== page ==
Want to Be Emotionally Resilient? Science Says Do This
Anyone can do it and it doesn’t cost a thing.
Inc. | By Minda Zetlin
Do you worry a lot? Sometimes over things you absolutely can’t control, so that worrying about them serves no practical purpose? Do you think you worry too much? Do you worry that all this worrying may not be good for you?
Most of us do at least some of this kind of worrying at least some of the time, and maybe more than we used to. We live in a worrisome age. But, a new study shows, there’s something you can do that will help you worry less and become more emotionally resilient. Anyone can do it, it doesn’t take much time, and there’s no cost at all: Write down what you’re worrying about.
That might seem absurdly simple, but it turns out to be extremely powerful as well. Keeping a “worry journal” is an element of cognitive behavior therapy, or CBT, which has long been known to help with a great many emotional disorders. Researchers at Pennsylvania State University, in State College decided to see whether worry journaling alone could help subjects improve their emotional balance. To find out, they recruited 51 patients with generalized anxiety disorder, which is notoriously tough to treat. Subjects were randomly selected to either keep a worry journal for 10 days, or else a “thought journal” in which they simply recorded their thoughts. Participants were prompted by text messages to write in their journals at random times throughout the day.
Ten days isn’t a long time to address ongoing anxiety, but nevertheless, at the end of the 10-day experiment, those with worry journals were asked to review their worries and see how many had come true. (Most hadn’t.) That brief intervention was enough to significantly reduce anxiety levels in the people who wrote down their worries, as compared with those who simply wrote down their thoughts. And 30 days later the worry journal group was still doing better than the control group.
Even before this latest research, there’s been mounting evidence that keeping a journal provides a host of emotional and health benefits, and also boosts creativity. This new study suggests that focusing your journal writing on whatever you’re worried or upset about can meaningfully increase those benefits. If you’re ready to give it a try (whether or not you’re already a journal writer) here are some suggestions for getting started:
1. Make journaling part of your regular response to stress.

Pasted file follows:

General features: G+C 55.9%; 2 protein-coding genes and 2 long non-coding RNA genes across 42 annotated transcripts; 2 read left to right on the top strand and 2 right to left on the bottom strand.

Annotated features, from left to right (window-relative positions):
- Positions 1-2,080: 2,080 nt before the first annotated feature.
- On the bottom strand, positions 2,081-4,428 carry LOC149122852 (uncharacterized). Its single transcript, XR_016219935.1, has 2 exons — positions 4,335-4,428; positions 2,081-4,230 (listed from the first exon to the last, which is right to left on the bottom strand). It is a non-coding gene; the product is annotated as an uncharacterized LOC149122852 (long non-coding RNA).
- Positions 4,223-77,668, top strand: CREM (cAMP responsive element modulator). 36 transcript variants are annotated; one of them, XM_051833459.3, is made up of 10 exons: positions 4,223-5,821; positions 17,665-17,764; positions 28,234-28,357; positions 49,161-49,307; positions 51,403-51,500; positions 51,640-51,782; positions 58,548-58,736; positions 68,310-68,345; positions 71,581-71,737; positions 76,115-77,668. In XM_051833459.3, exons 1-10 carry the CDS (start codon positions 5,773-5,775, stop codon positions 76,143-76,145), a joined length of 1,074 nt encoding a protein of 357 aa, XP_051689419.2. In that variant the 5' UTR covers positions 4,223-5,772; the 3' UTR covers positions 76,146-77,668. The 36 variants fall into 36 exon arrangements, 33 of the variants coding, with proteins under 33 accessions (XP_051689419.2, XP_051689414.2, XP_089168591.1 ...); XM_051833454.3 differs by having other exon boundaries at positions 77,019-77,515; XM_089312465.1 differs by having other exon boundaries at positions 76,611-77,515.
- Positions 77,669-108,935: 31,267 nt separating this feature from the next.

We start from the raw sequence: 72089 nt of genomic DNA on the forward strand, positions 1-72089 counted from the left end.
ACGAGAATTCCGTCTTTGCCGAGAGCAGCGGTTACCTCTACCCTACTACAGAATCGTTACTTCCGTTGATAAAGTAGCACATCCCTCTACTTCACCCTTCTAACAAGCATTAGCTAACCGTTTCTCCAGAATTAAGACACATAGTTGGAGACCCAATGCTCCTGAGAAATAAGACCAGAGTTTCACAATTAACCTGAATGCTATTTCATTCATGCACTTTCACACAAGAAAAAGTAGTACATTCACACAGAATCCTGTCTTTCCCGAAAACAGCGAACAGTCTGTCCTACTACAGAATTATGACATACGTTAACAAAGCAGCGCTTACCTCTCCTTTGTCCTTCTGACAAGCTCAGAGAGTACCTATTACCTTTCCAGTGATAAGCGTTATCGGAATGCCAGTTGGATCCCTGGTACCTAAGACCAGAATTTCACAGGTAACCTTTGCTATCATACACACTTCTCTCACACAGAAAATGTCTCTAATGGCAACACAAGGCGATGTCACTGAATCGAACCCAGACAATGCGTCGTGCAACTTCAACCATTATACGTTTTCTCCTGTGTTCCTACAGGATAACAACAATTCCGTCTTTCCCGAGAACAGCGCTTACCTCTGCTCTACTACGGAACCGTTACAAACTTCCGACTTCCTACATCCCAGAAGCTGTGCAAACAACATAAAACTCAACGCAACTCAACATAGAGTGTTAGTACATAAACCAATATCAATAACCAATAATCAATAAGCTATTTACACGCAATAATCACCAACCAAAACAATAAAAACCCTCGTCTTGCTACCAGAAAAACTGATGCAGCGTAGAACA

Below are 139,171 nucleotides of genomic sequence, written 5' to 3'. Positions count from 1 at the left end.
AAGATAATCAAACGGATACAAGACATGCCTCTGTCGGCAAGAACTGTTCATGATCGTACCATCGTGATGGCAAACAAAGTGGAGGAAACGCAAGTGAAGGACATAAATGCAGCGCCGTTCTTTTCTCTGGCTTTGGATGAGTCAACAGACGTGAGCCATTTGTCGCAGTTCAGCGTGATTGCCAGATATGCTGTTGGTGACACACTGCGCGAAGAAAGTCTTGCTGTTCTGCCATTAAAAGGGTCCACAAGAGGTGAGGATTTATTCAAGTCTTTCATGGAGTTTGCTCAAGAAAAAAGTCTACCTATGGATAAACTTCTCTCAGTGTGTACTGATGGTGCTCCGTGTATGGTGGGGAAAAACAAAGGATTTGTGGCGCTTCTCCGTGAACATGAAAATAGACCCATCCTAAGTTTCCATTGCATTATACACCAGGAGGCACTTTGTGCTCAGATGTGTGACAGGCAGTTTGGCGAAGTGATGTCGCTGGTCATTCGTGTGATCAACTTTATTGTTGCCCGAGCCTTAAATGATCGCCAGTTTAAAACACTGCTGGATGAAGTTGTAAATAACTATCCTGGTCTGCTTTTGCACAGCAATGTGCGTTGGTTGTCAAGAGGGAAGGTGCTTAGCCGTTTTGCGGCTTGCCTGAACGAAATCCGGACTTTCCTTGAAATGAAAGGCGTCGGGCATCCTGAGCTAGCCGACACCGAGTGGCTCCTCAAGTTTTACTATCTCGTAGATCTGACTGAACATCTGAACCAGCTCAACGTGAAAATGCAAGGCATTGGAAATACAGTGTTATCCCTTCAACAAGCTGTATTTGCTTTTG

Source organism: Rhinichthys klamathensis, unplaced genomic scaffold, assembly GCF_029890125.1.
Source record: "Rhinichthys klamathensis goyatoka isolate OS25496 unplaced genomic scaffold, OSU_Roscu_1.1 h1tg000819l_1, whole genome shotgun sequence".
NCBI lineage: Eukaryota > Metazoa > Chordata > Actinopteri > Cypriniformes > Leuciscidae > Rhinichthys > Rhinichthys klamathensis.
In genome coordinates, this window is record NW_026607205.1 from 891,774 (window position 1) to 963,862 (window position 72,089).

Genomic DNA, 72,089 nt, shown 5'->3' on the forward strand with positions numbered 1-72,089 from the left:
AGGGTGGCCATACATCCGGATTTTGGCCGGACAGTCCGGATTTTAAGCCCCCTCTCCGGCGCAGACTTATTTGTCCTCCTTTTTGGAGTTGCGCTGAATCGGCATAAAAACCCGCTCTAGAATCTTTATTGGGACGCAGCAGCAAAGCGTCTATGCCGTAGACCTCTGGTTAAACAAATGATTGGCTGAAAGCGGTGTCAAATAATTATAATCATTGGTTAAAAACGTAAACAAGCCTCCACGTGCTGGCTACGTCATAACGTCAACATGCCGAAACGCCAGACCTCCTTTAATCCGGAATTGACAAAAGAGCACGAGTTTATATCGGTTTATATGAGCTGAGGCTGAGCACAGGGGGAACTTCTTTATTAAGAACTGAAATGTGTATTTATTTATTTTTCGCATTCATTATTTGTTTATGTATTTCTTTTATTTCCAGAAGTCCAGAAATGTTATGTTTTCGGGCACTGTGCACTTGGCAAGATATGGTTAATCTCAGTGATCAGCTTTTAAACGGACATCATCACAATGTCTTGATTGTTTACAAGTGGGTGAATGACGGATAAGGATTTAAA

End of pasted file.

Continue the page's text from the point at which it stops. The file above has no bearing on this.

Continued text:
Let’s say you’ve just lost your biggest customer, or had an argument with an employee. You walk into your office and shut the door, feeling upset, frightened, and not in control of your emotions. The first thing you should do is sit and focus on your breathing for a few moments, which in itself will help you regain some emotional balance. Then turn to your journal. Write down what you’re upset about, what you’re worried about, your biggest problems and your biggest fears. Be honest—no one else will ever read this journal unless you want them to.
2. Write when you want to.
Many experts suggest taking time to write in your journal every day. That’s probably good advice, but as a lifelong journal writer, I find that some days I don’t have time, and other days I do have time but don’t feel like I have anything new to say. At moments of worry or upset, though, I have plenty to say and I might as well take the time because I won’t be able to do much else until I do. Follow your own emotional prompts and try writing in your journal when you’re worried or scared or angry. Chances are it will feel like something you really want to do.
3. Use the medium that most appeals to you.
Some experts recommend writing by hand. And indeed, although I write nearly everything else on a computer or tablet, I do write by hand in my journal, with a fountain pen I’ve had for more than 30 years—because I love the way it glides across the page. Choose the medium, whether paper or electronic, that feels most enjoyable to you. If you’re new to journaling, it’s probably worth experimenting with a few different ways of doing it to see which you like best. And it’s fine to change from one to the other later on, or even switch them around according to your situation or mood.
4. Let it rip.
Go ahead and dump out your problems, frustrations, and most worrisome concerns on the page. Keep going until you feel like you’ve written down everything you have to say. If you’re anything like me, two things will happen. First, as you write down your frustrations and fears, you will gradually become calmer and less upset. And second, you may start finding solutions. As you lay out your problem on the page, it will become more and more clear what you need to do about it. This may be because the act of writing simultaneously engages your more focused left brain and frees your more wide-ranging right brain to examine the situation from many different angles. I’m not entirely certain why this works, but it nearly always does for me. If you give it a try, let me know if it works for you.
Article originally appeared on Inc.